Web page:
Pope on economy of religious institutes: fidelity to charism and discernment
In a message to 1000 general economists from institutes of consecrated life and societies of apostolic life, Pope Francis asks them to rethink their economic strategies never putting profits first rather fidelity to their charisma and self-giving. Reviewing their works, collaborating with other institutes and with the local Church, to implement a "responsible austerity". "The hypocrisy of consecrated persons who live like the rich - he said - hurts the consciences of the faithful and damages the Church".
Vatican City (AsiaNews) – Faced with the difficulties related to the aging of the members and the complexity of the social situation, members of religious institutes must implement "discernment" and analyze how their works "manifest or not the charisma ... professed". It must also be remembered that in their economic decisions an institution "needs money and does not serve money", subjecting all choices to an ethical criteria.
This is a quick summary of the message that Pope Francis has sent to participants in the international economic symposium, organized by the Congregation for Institutes of Consecrated Life and Societies of Apostolic Life on the theme "Rethinking the economy in fidelity to the charism." The symposium, attended by about 1,000 bursars and treasurers, is taking place at the Antonianum, November 25 to 27.
The advanced age of the members and the lack of vocations often require institutions to review the map of their presence and their structures, which have become too big or impossible to sustain. As a result, various institutions tend to reduce and bring together communities, sell houses and works, withdrawing from their mission in society because they are unable to respond as they once were.
The Pope, in his message primarily puts emphasis on the fact that the charism of an institute must always be a living reality and one that is called to bear fruit ". Through an "openness to reality and listening to God who speaks to us in it", we must discover new areas of commitment: "We have to ask - he says - if we are willing to 'get our hands dirty' in the history of today; if our eyes can discern the signs of the kingdom of God in the folds of events that are certainly complex and conflicting, but that God wants to bless and save; if we are really traveling companions of the men and women of our time, especially of so many wounded that lie along our streets, so that we share their expectations, fears, hopes and also what we have received, and that belongs to all".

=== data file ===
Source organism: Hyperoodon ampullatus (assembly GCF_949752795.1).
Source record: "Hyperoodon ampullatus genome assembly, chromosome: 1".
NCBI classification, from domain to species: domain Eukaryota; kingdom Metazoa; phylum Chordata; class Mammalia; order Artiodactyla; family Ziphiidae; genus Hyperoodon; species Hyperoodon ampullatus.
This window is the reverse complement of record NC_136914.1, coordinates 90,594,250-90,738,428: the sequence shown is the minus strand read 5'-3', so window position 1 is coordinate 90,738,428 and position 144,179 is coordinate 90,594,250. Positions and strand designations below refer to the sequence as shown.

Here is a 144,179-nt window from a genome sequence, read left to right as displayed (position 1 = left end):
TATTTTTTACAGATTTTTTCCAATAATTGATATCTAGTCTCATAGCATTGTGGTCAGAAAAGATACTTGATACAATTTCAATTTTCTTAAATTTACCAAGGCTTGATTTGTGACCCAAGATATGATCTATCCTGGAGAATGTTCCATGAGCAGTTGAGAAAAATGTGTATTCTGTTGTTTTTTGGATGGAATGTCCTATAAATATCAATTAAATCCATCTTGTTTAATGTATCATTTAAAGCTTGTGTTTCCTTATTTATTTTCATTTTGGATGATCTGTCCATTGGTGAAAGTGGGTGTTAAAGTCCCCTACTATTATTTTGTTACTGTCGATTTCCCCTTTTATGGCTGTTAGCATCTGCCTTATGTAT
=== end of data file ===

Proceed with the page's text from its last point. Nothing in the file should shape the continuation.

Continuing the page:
Another fact to remember is that the charism is related to the word "charis", gift, grace, "charis without a society can not function well and ends up divesting itself of its humanity... The consecrated are called to become prophecy through our lives animated by charis , the logic of gift, gratuity; we are called to create brotherhood, communion, solidarity with the poor and needy".
In a review of the economy of the community "the main criterion of evaluation of the works is not their profitability, but if they correspond to the charism and mission of the institute is called to accomplish." This means that sometimes "discernment can suggest to keep an activity that makes losses running - being careful that the loss is not generated by inability or incompetence - but restores dignity to individuals, victims of the waste culture, the weak and fragile: the unborn , the poor, the seriously ill elderly, people with disabilities ".
Other times, an activity can be managed with other institutions or with the local Church, "so that this continues, albeit in other ways, as the Church's work."
Discernment also means going "against the tide" religious "uses money and is not used by money for any reason, even the most just and holy".
"How many consecrated persons – he continued - still continue to think that the laws of economics are independent of any ethical consideration? How often is the evaluation on the transformation of an activity or the sale of a property seen only on the basis of an analysis of cost-benefit and market value? ".
The pontiff then suggested an "education for responsible austerity." To do this it is important to start "from small everyday choices. Everyone is called upon to do their part, to use the goods to make choices in solidarity, to care for creation, to confront the poverty of families who live next door. This means acquiring a habitus, a style in the name of justice and sharing”.
"The hypocrisy of consecrated persons who live like the rich - he said - hurts the consciences of the faithful and damages the Church."